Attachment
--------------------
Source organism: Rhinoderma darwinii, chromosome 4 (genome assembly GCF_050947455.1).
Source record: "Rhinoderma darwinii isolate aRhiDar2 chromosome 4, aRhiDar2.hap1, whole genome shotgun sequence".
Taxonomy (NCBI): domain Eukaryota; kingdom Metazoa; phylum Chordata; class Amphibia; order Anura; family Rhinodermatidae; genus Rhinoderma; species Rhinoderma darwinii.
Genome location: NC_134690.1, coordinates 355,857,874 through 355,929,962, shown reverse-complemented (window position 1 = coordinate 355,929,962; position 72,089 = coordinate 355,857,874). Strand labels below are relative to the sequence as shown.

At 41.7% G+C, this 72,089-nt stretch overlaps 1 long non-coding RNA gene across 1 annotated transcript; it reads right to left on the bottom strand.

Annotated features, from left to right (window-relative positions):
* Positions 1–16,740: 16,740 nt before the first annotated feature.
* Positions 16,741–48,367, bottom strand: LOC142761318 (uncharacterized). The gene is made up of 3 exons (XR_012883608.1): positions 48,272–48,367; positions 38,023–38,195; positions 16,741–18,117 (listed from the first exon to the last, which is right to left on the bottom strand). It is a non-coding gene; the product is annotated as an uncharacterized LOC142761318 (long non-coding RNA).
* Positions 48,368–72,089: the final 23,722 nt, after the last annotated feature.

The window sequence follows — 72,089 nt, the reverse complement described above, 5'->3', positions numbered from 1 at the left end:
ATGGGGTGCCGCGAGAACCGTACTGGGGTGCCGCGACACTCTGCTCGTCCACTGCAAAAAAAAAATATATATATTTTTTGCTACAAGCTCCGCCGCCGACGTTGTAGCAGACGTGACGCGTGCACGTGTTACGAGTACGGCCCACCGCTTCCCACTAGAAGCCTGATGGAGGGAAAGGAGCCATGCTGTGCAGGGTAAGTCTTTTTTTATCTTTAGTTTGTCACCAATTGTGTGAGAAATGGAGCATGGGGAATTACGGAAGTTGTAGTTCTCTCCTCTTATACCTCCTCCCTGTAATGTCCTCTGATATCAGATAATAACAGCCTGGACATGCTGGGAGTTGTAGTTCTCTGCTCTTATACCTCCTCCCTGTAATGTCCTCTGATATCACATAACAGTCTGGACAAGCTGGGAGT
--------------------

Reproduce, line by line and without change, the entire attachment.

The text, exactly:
Source organism: Rhinoderma darwinii, chromosome 4 (genome assembly GCF_050947455.1).
Source record: "Rhinoderma darwinii isolate aRhiDar2 chromosome 4, aRhiDar2.hap1, whole genome shotgun sequence".
Taxonomy (NCBI): domain Eukaryota; kingdom Metazoa; phylum Chordata; class Amphibia; order Anura; family Rhinodermatidae; genus Rhinoderma; species Rhinoderma darwinii.
Genome location: NC_134690.1, coordinates 355,857,874 through 355,929,962, shown reverse-complemented (window position 1 = coordinate 355,929,962; position 72,089 = coordinate 355,857,874). Strand labels below are relative to the sequence as shown.

At 41.7% G+C, this 72,089-nt stretch overlaps 1 long non-coding RNA gene across 1 annotated transcript; it reads right to left on the bottom strand.

Annotated features, from left to right (window-relative positions):
* Positions 1–16,740: 16,740 nt before the first annotated feature.
* Positions 16,741–48,367, bottom strand: LOC142761318 (uncharacterized). The gene is made up of 3 exons (XR_012883608.1): positions 48,272–48,367; positions 38,023–38,195; positions 16,741–18,117 (listed from the first exon to the last, which is right to left on the bottom strand). It is a non-coding gene; the product is annotated as an uncharacterized LOC142761318 (long non-coding RNA).
* Positions 48,368–72,089: the final 23,722 nt, after the last annotated feature.

The window sequence follows — 72,089 nt, the reverse complement described above, 5'->3', positions numbered from 1 at the left end:
ATGGGGTGCCGCGAGAACCGTACTGGGGTGCCGCGACACTCTGCTCGTCCACTGCAAAAAAAAAATATATATATTTTTTGCTACAAGCTCCGCCGCCGACGTTGTAGCAGACGTGACGCGTGCACGTGTTACGAGTACGGCCCACCGCTTCCCACTAGAAGCCTGATGGAGGGAAAGGAGCCATGCTGTGCAGGGTAAGTCTTTTTTTATCTTTAGTTTGTCACCAATTGTGTGAGAAATGGAGCATGGGGAATTACGGAAGTTGTAGTTCTCTCCTCTTATACCTCCTCCCTGTAATGTCCTCTGATATCAGATAATAACAGCCTGGACATGCTGGGAGTTGTAGTTCTCTGCTCTTATACCTCCTCCCTGTAATGTCCTCTGATATCACATAACAGTCTGGACAAGCTGGGAGT